Banks rake in $4.19 billion in fees from households

Banks charged customers an eye-watering $4.19 billion dollars in bank fees last year, according to the latest figures released from the Reserve Bank of Australia.

RateCity.com.au analysis shows this equates to $441 per household in bank fees a year. Money Kids

While the overall total fees paid by households is down from the previous year, credit card fees have clocked in at $1.71 billion – an increase of $36 million from the year before and the highest annual total on record.

The biggest drop was in fees from transaction accounts, following the scrapping of ATM fees by Australia’s major banks in late 2017.

These  figures show a 20.4 per cent drop in transaction account fees from the year prior, a decrease of $223 million.

How much Australian households spent on bank fees in 2018:

Key categories

Spend

Change from

last year

Credit cards

$1.71 billion

+2.2%

Home loans:

$1.17 billion

-7.0%

Transaction accounts

$869 million

-20.4%

Personal loans

$341 million

+1.5%

Other deposit accounts

$42 million

-9.0%

Total

$4.19 billion

-6.5%

 Source: RBA domestic banking fee income 2018, released June 20, 2019

RateCity.com.au research director Sally Tindall said:

“Australian households are throwing $441 a year down the drain in bank fees, despite the fact there are good, fee-free products on the market.

“People often see fees as annoying but unavoidable. That’s not necessarily true. In most cases you can escape paying fees by picking fee-free products or haggling with your bank to have them waived,” she said.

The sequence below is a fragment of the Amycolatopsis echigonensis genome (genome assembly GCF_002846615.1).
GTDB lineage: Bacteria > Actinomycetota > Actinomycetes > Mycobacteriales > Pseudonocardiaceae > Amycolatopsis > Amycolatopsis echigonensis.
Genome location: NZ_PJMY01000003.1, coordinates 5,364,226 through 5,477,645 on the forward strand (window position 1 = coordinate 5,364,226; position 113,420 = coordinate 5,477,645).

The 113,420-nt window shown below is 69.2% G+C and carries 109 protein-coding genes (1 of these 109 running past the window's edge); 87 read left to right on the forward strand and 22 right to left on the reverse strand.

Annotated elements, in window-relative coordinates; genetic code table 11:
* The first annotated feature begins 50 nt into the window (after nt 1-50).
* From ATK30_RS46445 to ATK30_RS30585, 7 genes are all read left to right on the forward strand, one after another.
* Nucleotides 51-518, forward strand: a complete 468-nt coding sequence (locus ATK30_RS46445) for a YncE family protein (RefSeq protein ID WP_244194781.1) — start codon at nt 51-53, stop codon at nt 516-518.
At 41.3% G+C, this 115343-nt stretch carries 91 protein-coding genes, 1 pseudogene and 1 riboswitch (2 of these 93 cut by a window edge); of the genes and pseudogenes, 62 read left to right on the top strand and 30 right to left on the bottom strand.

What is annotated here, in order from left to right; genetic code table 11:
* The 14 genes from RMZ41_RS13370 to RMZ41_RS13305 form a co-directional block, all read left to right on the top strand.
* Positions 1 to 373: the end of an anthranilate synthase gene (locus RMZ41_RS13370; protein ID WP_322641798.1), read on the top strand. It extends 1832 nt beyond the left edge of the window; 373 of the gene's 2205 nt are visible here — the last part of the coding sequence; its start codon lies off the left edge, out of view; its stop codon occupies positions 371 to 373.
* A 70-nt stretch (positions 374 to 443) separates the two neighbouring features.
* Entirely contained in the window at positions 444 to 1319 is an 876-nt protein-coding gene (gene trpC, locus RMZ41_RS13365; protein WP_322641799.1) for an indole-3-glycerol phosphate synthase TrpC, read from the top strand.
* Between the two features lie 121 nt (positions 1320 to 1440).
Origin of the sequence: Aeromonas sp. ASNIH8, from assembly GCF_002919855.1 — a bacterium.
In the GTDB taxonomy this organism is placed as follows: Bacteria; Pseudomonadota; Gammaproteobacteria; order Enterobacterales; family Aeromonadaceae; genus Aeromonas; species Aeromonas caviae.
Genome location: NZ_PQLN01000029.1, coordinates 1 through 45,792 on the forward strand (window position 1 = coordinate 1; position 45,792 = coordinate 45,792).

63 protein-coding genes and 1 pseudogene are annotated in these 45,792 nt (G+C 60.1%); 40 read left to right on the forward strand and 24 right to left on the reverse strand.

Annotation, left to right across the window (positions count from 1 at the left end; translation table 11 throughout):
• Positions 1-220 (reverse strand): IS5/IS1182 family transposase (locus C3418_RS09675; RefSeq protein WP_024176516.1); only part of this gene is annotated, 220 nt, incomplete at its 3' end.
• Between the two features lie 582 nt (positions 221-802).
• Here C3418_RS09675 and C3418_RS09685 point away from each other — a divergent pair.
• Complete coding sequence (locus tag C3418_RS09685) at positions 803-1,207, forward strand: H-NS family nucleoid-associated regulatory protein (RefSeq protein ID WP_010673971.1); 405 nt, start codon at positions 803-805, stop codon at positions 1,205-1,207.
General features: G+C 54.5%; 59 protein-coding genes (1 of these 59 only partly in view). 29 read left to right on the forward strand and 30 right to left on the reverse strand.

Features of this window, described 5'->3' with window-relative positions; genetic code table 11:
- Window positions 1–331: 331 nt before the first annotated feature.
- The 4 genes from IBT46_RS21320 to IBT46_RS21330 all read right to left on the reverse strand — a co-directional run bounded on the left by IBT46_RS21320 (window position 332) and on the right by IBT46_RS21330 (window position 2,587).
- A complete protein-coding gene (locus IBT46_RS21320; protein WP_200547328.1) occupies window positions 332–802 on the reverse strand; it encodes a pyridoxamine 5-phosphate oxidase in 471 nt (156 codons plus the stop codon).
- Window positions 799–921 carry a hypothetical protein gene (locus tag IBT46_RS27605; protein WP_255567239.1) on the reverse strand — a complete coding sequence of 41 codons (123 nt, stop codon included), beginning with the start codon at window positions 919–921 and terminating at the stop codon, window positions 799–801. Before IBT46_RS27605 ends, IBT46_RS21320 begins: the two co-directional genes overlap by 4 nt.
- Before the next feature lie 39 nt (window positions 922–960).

“Credit cards are the worst offender and today’s data shows the problem is growing. Firstly, the fees can climb as high as $1,200 a year and secondly, a lot of Australians have more than one card burning a hole in their pocket,” she said.

TIPS:
property investors

  • Call your bank and ask them to waive any fees you are paying. Arm yourself with three examples of low or fee-free products before you call.
  • When shopping for a home loan, check the comparison rate of any potential home loan to give you an indication of hidden costs.
  • When taking out a new loan or refinancing, ask your lender to waive any fees. Chances are they’ll want your business enough to say yes.
  • If you have a rewards credit card, assess whether you are getting enough value out of the program to cover the costs of the annual fee (and any other charges you might be paying).
  • Opt for a low-fee transaction account that offers ATM rebates and waives overseas transaction fees.

HOME LOANS

Around 27% of home loans have no upfront fees and around 8% of home loans on the RateCity.com.au database have no upfront or ongoing fees.

Fee free options:

Lender

Product

Upfront fees

Ongoing fees

Ongoing variable rate

Macquarie Bank

Basic Home Loan

$0

$0

3.44%

UBank

Variable Home Loan

$0

$0

3.59%

Suncorp

Back to Basics

$0

$0

3.69%

Westpac

Flexi First Option Home Loan

$0

$0

3.78%


CREDIT CARDS

RateCity.com.au data shows there are 28 cards with no annual fees.

Some cards with no annual fee:

Company

Product

Annual fee

Interest rate

Perks

American Express

Low Rate

$0

8.99%

Low rate

Coles

No Annual Fee Mastercard

$0

19.99%

Rewards points

HSBC

Premier World (Rewards Plus)

$0

19.99%

Rewards points

BANK ACCOUNTS

Transaction accounts with no fees or low fees 

Company

Product

Monthly fee

Other fee waivers

ING Direct

Orange Everyday

$0

No ATM fees in Aus or overseas. Third party ATM fees rebated. No currency conversion fees.

Macquarie Bank

Transaction account

$0

No ATM fees in Australia or overseas. Third party ATM fees waived but only in Australia. No currency conversion fees.

ME Bank

Everyday Transaction Account

$0

No ATM fees in Australia. Third party ATM fees waived. International fees to apply however.

Sources: RateCity.com.au, RBA domestic banking fees income, ABS household projections.

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Rita Thomas

About

is a Property Strategist with an accounting background and over 30 years’ Commercial Banking experience. She is a passionate property investor who enjoys helping her clients create wealth through property investment using Metropole’s strategic approach.
Visit www.MelbourneBuyersAgent.com.au


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